This article was first published on July 27, 2022 in STAT.
To paraphrase Canadian-American speculative fiction writer William Gibson: The future of healthcare is already here; it’s just unevenly distributed.
We live in a world where science continues to produce marvels: Researchers can load miniaturized human organs onto microchips to simulate how the human body will respond to experimental treatments. Gene therapies exist that not only treat cancer or sickle cell disease but may cure them.
At the same time, half of all people in the world lack access to basic medical care.
I had the privilege to join political, business and cultural leaders at the World Economic Forum’s annual meeting in Davos, Switzerland, in May to help steer the global community’s response to the world’s most pressing challenges. As CEO of a company with a mission to transform global health, I was struck by what the Kenyan humanitarian activist Umra Omar said on the forum’s closing day: “We’ve already built the Ferrari of healthcare. What’s missing is the road.”
While innovations rightfully grab the headlines, these advances won’t benefit the millions of people who need them without collective action to deliver them at scale. The question is, how will that be done?
Here’s where I think leaders should focus to help bring healthcare innovation out of the lab and into the exam room—or, better yet, the living room.
Covid-19 exposed the fragility of the global healthcare system. But I’m reminded of the saying, “Only earthquakes bring forth lofty mountains.” So what has the pandemic taught us?
Health inequity is a threat to the global order. As new Covid-19 variants slingshot around the world, it’s quaint to think that policymakers in the developed world once believed that they needed to vaccinate only their own populations. Humans are too interconnected today for this outdated way of thinking.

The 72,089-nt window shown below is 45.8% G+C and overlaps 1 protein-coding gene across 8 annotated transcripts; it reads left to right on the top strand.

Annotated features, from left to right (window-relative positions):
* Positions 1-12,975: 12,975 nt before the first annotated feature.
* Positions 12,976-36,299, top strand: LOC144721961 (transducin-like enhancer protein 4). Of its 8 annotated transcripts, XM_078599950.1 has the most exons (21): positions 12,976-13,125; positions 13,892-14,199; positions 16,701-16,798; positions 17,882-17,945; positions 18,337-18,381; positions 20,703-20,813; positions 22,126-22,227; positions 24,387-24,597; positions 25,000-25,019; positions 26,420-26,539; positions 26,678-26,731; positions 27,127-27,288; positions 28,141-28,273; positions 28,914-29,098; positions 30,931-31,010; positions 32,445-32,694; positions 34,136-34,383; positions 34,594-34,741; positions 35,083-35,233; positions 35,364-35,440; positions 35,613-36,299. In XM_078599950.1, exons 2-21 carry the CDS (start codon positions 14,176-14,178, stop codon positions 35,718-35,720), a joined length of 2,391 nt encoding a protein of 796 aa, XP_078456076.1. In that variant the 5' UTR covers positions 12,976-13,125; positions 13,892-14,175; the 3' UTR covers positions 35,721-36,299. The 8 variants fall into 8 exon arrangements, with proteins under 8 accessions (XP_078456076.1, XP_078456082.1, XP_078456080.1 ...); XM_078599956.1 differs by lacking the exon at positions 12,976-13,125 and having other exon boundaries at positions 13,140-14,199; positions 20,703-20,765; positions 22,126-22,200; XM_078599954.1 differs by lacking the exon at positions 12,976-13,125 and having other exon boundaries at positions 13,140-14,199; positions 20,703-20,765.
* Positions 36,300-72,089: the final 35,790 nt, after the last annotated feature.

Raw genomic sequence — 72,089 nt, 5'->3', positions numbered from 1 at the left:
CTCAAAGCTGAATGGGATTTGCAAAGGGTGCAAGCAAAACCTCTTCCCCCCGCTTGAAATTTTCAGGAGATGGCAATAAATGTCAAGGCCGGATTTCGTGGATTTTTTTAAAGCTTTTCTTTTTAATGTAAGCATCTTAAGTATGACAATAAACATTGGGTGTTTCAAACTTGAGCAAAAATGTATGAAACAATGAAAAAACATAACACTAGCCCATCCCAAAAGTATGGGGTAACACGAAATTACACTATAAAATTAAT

Economic stability is impossible without strong public health. As President Lazarus Chakwera of Malawi put it so succinctly in his Davos panel on investing in health equity, the pandemic has shattered the illusion that public health is “merely” a social issue—it is an economic one as well. The looming possibility of a global recession makes this clear. I also reject the idea that social ills are less urgent than economic ones.
Do more of what’s working for healthcare delivery (and certainly not less). From the delivery of medicine by drone in India to a belated acceptance of telemedicine in the U.S., the pandemic forced a global rethinking of how healthcare is delivered. In the developing world, where the medical and technological infrastructure is nascent, people say they want more innovation. In the developed world, where the infrastructure is robust, there is resistance to change and even signs of regression. The temptation to backslide can be strong—and must be guarded against.
No one should receive inferior healthcare because of their race, gender, income or place of birth. But many do. Unfortunately, the adage “If you build it, they will come” does not apply here.
Access to healthcare currently depends on money, gender, race, geography and many other intertwined, deep-seated factors. And access is only the most obvious measure of health equity. Consider this: If I get sick, there’s a very good chance I will continue to work from home with minimal disruption. But for a single mother whose work doesn’t permit this flexibility, getting sick may force her to choose between working sick—and thereby exposing others and risking further health complications—or losing income and possibly even a job. Ultimately, she, her family and her community will bear the negative effects.